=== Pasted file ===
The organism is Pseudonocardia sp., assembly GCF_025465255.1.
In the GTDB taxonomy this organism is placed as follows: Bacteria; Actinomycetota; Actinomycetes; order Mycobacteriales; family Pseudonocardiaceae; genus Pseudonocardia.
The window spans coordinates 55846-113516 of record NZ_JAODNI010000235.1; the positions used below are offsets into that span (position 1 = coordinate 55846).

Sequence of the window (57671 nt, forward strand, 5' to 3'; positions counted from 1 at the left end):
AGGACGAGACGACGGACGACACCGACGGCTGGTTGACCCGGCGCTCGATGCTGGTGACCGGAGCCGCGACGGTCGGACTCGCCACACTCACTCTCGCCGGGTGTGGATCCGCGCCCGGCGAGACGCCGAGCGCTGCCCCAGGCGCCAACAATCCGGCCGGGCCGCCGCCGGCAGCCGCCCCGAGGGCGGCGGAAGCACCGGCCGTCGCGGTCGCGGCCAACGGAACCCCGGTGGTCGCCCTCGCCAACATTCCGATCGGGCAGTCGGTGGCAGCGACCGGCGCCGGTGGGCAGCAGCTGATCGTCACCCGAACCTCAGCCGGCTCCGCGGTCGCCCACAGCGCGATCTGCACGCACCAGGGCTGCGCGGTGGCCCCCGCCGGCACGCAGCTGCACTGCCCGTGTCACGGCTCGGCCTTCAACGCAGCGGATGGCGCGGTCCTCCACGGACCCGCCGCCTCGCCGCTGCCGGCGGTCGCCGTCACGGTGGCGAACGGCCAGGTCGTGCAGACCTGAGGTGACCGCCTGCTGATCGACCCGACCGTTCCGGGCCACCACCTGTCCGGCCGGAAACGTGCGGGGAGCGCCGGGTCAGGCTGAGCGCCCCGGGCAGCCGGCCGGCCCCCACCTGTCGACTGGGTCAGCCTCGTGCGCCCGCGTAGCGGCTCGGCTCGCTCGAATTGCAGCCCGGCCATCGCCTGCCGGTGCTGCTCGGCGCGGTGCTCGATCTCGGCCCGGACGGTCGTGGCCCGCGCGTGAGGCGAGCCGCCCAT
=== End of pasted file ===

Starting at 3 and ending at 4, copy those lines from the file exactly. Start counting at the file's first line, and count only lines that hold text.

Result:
The window spans coordinates 55846-113516 of record NZ_JAODNI010000235.1; the positions used below are offsets into that span (position 1 = coordinate 55846).

Sequence of the window (57671 nt, forward strand, 5' to 3'; positions counted from 1 at the left end):